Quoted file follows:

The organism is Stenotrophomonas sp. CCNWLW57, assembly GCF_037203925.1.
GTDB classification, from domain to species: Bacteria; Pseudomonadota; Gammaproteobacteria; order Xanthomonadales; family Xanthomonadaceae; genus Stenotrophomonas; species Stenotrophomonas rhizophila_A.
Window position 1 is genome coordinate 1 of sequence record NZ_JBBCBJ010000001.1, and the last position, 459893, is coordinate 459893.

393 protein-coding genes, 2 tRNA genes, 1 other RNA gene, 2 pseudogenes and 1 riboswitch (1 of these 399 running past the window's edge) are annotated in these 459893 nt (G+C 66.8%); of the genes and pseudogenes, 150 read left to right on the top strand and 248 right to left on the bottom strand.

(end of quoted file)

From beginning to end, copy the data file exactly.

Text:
The organism is Stenotrophomonas sp. CCNWLW57, assembly GCF_037203925.1.
GTDB classification, from domain to species: Bacteria; Pseudomonadota; Gammaproteobacteria; order Xanthomonadales; family Xanthomonadaceae; genus Stenotrophomonas; species Stenotrophomonas rhizophila_A.
Window position 1 is genome coordinate 1 of sequence record NZ_JBBCBJ010000001.1, and the last position, 459893, is coordinate 459893.

393 protein-coding genes, 2 tRNA genes, 1 other RNA gene, 2 pseudogenes and 1 riboswitch (1 of these 399 running past the window's edge) are annotated in these 459893 nt (G+C 66.8%); of the genes and pseudogenes, 150 read left to right on the top strand and 248 right to left on the bottom strand.